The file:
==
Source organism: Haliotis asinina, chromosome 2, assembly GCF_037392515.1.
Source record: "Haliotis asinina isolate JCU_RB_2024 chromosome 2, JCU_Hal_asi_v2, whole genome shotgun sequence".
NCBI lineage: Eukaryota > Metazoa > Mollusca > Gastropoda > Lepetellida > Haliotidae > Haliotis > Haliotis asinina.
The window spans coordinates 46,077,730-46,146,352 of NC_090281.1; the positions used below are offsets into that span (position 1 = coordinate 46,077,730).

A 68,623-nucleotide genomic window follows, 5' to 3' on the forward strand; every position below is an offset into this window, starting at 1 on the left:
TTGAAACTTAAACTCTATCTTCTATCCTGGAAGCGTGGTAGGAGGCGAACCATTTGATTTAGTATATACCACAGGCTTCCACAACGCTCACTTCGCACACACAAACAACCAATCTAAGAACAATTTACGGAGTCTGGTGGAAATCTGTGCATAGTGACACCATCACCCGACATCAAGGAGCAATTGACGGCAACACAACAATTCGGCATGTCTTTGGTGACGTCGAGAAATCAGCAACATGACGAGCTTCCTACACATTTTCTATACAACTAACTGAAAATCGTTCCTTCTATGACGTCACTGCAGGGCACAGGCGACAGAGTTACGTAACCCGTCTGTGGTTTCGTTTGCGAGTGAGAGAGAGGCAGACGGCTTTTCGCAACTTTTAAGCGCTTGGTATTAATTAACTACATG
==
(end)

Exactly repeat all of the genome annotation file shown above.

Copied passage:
Source organism: Haliotis asinina, chromosome 2, assembly GCF_037392515.1.
Source record: "Haliotis asinina isolate JCU_RB_2024 chromosome 2, JCU_Hal_asi_v2, whole genome shotgun sequence".
NCBI lineage: Eukaryota > Metazoa > Mollusca > Gastropoda > Lepetellida > Haliotidae > Haliotis > Haliotis asinina.
The window spans coordinates 46,077,730-46,146,352 of NC_090281.1; the positions used below are offsets into that span (position 1 = coordinate 46,077,730).

A 68,623-nucleotide genomic window follows, 5' to 3' on the forward strand; every position below is an offset into this window, starting at 1 on the left:
TTGAAACTTAAACTCTATCTTCTATCCTGGAAGCGTGGTAGGAGGCGAACCATTTGATTTAGTATATACCACAGGCTTCCACAACGCTCACTTCGCACACACAAACAACCAATCTAAGAACAATTTACGGAGTCTGGTGGAAATCTGTGCATAGTGACACCATCACCCGACATCAAGGAGCAATTGACGGCAACACAACAATTCGGCATGTCTTTGGTGACGTCGAGAAATCAGCAACATGACGAGCTTCCTACACATTTTCTATACAACTAACTGAAAATCGTTCCTTCTATGACGTCACTGCAGGGCACAGGCGACAGAGTTACGTAACCCGTCTGTGGTTTCGTTTGCGAGTGAGAGAGAGGCAGACGGCTTTTCGCAACTTTTAAGCGCTTGGTATTAATTAACTACATG